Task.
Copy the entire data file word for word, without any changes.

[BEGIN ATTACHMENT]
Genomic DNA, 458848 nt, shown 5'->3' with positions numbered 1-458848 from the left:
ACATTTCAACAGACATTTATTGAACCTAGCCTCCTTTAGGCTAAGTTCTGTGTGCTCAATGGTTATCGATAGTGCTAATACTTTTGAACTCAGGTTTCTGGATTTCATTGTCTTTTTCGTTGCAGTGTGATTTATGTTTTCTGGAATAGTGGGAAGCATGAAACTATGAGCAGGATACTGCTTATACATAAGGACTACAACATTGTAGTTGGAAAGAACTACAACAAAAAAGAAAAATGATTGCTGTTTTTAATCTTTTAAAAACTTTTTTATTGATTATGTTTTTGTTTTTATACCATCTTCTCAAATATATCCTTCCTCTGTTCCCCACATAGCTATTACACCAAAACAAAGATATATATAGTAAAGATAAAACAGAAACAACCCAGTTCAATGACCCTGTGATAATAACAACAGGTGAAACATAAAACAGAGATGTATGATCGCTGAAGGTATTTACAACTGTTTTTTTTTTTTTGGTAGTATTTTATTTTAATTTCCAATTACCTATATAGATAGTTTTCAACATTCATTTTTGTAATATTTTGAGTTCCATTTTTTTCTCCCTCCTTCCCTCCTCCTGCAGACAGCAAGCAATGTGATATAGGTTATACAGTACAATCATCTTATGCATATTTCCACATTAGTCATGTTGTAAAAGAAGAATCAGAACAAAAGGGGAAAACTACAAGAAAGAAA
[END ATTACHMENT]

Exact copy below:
Genomic DNA, 458848 nt, shown 5'->3' with positions numbered 1-458848 from the left:
ACATTTCAACAGACATTTATTGAACCTAGCCTCCTTTAGGCTAAGTTCTGTGTGCTCAATGGTTATCGATAGTGCTAATACTTTTGAACTCAGGTTTCTGGATTTCATTGTCTTTTTCGTTGCAGTGTGATTTATGTTTTCTGGAATAGTGGGAAGCATGAAACTATGAGCAGGATACTGCTTATACATAAGGACTACAACATTGTAGTTGGAAAGAACTACAACAAAAAAGAAAAATGATTGCTGTTTTTAATCTTTTAAAAACTTTTTTATTGATTATGTTTTTGTTTTTATACCATCTTCTCAAATATATCCTTCCTCTGTTCCCCACATAGCTATTACACCAAAACAAAGATATATATAGTAAAGATAAAACAGAAACAACCCAGTTCAATGACCCTGTGATAATAACAACAGGTGAAACATAAAACAGAGATGTATGATCGCTGAAGGTATTTACAACTGTTTTTTTTTTTTTGGTAGTATTTTATTTTAATTTCCAATTACCTATATAGATAGTTTTCAACATTCATTTTTGTAATATTTTGAGTTCCATTTTTTTCTCCCTCCTTCCCTCCTCCTGCAGACAGCAAGCAATGTGATATAGGTTATACAGTACAATCATCTTATGCATATTTCCACATTAGTCATGTTGTAAAAGAAGAATCAGAACAAAAGGGGAAAACTACAAGAAAGAAA